GOES-16 “Red” Visible (0.64 µm) images with surface and ship reports, 14-15 December [click to play animation | MP4]

NOAA-20 VIIRS True Color Red-Green-Blue (RGB) and Infrared Window (11.45 µm) images on 14 and 15 December as viewed using RealEarth (below) also showed the progression of the Tehuano wind rope cloud — the hazy signature of dust-laden air within the offshore flow was also apparent on the daytime True Color images.

NOAA-20 VIIRS True Color and Infrared Window (11.45 µm) images on 14 and 15 December [click to enlarge]

NOAA-20 VIIRS True Color RGB and Infrared Window (11.45 µm) images on 14 and 15 December [click to enlarge]

Metop-A and Metop-B ASCAT surface scatterometer winds across the western Gulf of Mexico [click to enlarge]

Metop-A and Metop-B ASCAT surface scatterometer winds across the western Gulf of Mexico [click to enlarge]

On 14 December, a sequence of EUMETSAT Metop-A and Metop-B ASCAT surface scatterometer winds (source) showed the cold front moving southward across the western Gulf of Mexico (above), and also showed the northerly gap wind flow just beginning to emerge into the Gulf of Tehuantepec around 1607 UTC (below).

Metop-A and Metop-B ASCAT surface scatterometer winds across the southern Gulf of Mexico and the Gulf of Tehuantepec [click to enlarge]

Metop-A and Metop-B ASCAT surface scatterometer winds across the far southern Gulf of Mexico and the Gulf of Tehuantepec [click to enlarge]

Blowing dust in the Arabian Sea

November 3rd, 2018 |

Sequence of daily True Color RGB images from Terra MODIS, Aqua MODIS and Suomi NPP VIIRS, covering the period 01-03 November [click to play animation]

Sequence of daily True Color RGB images from Terra MODIS, Aqua MODIS and Suomi NPP VIIRS, covering the period 01-03 November [click to play animation]

Strong winds across southern Iran and Pakistan were lofting plumes of blowing sand/dust offshore over the Gulf of Oman and the Arabian Sea during 01 November, 02 November and 03 November 2018 — a sequence of daily composites of True Color Red-Green-Blue (RGB) images from Terra MODIS, Aqua MODIS and Suomi NPP VIIRS from RealEarth (above) showed the increase in dust transport during that 3-day period.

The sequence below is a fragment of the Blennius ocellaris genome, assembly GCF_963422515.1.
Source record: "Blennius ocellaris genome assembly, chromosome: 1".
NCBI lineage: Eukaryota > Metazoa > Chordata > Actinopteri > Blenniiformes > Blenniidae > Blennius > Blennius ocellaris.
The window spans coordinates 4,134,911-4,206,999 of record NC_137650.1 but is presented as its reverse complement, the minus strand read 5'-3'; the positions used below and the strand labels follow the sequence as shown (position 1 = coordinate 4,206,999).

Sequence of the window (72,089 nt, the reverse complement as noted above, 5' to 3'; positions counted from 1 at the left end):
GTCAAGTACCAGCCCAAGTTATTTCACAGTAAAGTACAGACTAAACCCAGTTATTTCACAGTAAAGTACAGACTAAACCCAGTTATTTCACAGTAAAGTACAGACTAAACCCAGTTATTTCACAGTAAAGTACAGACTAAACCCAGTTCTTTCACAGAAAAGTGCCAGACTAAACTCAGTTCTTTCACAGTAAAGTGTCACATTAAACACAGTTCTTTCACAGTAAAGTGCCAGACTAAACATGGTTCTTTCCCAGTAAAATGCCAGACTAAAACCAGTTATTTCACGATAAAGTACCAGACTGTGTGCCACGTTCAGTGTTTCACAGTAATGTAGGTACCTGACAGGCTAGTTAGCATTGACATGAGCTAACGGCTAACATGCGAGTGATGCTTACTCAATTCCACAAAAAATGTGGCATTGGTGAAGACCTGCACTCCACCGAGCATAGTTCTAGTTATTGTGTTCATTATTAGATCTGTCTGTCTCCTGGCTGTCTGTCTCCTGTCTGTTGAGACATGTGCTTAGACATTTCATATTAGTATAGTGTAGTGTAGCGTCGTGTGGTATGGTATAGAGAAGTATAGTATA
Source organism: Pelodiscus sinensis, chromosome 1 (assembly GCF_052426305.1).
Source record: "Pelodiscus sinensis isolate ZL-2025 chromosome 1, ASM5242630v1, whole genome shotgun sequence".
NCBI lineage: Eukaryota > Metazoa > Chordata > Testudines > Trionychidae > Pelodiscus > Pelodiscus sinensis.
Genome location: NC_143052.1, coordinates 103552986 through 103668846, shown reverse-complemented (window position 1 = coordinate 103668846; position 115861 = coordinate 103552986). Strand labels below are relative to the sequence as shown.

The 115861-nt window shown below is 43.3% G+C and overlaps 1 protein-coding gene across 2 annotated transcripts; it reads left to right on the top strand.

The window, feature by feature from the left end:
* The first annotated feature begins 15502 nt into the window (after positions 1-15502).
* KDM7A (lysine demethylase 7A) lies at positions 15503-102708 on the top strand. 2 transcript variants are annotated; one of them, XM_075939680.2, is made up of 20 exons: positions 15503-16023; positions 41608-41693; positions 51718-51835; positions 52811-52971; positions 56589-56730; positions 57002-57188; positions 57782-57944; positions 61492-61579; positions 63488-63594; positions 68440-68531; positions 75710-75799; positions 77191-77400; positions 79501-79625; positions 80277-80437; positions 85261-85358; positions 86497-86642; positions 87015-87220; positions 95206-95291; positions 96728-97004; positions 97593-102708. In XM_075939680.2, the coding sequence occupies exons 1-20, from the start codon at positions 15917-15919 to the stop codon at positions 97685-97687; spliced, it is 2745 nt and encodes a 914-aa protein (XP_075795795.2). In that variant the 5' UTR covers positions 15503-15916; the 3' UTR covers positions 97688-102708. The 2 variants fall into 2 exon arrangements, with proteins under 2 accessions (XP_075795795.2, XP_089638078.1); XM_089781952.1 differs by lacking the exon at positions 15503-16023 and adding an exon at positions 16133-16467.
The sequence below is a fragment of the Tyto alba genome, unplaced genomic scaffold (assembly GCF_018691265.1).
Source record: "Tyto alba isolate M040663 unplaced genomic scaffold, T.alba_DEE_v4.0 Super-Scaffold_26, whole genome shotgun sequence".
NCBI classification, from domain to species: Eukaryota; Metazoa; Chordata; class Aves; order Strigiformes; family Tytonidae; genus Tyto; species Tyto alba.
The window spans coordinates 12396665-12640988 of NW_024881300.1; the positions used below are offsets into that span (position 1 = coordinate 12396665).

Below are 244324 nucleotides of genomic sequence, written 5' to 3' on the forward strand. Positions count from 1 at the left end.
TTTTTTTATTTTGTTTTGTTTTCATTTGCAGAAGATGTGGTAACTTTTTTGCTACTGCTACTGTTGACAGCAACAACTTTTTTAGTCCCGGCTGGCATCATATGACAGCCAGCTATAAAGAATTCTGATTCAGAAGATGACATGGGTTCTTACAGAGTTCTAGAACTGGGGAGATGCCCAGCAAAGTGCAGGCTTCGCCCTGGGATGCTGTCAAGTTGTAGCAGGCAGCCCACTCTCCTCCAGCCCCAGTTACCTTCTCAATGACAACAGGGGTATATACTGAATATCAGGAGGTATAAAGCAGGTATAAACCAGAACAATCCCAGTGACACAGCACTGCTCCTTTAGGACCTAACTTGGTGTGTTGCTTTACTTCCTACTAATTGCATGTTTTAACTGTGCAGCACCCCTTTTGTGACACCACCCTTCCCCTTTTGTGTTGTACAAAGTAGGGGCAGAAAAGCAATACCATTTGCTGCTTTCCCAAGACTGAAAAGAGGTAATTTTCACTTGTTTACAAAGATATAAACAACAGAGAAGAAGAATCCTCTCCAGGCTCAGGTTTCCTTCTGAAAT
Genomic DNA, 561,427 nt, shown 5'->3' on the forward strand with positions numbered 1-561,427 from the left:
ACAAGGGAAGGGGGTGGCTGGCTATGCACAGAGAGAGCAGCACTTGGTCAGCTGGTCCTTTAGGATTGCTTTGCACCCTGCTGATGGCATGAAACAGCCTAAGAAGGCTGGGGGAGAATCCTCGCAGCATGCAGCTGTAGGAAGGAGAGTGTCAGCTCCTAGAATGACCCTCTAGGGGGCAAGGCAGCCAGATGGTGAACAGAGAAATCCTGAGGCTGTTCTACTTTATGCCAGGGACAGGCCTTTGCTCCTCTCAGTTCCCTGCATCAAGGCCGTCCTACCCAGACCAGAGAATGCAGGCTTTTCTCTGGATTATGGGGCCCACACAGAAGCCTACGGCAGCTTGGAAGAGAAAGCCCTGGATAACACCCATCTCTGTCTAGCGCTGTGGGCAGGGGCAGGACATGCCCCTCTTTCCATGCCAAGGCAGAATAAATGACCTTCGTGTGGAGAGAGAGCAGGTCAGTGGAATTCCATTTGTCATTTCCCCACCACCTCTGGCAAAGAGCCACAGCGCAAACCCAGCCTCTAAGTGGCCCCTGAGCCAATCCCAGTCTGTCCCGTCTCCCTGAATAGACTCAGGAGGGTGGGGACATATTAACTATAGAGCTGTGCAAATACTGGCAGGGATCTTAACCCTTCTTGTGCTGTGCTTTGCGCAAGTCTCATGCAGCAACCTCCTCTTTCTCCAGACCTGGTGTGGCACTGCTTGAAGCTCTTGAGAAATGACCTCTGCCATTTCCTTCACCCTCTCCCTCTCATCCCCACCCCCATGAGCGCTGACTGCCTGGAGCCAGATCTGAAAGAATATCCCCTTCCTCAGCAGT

A comparison of True Color RGB images from Terra MODIS, NOAA-20 VIIRS, Suomi NPP VIIRS and Aqua MODIS on 03 November is shown below.

Comparison of True Color RGB images from Terra MODIS, NOAA-20 VIIRS, Suomi NPP VIIRS and Aqua MODIS on 03 November [click to play animation]

Comparison of True Color RGB images from Terra MODIS, NOAA-20 VIIRS, Suomi NPP VIIRS and Aqua MODIS on 03 November [click to play animation]

Metop-A and Metop-B ASCAT data (source) showed surface wind speeds in the 20-25 knot range emerging from the coast where plumes of blowing dust were located (below).

Meop ASCAT surface scatteromete winds [click to enlarge]

Meop ASCAT surface scatteromete winds [click to enlarge]

EUMETSAT Meteosat-11 High Resolution Visible (0.8 µm) images from 02 November and 03 November (below) showed the daily evolution of the dust plumes.

Meteosat-11 Visible (0.8 µm) images [click to play animation | MP4]

Meteosat-11 Visible (0.8 µm) images on 02 November [click to play animation | MP4]

Meteosat-11 Visible (0.8 µm) images on 03 November [click to play animation | MP4]

Meteosat-11 Visible (0.8 µm) images on 03 November [click to play animation | MP4]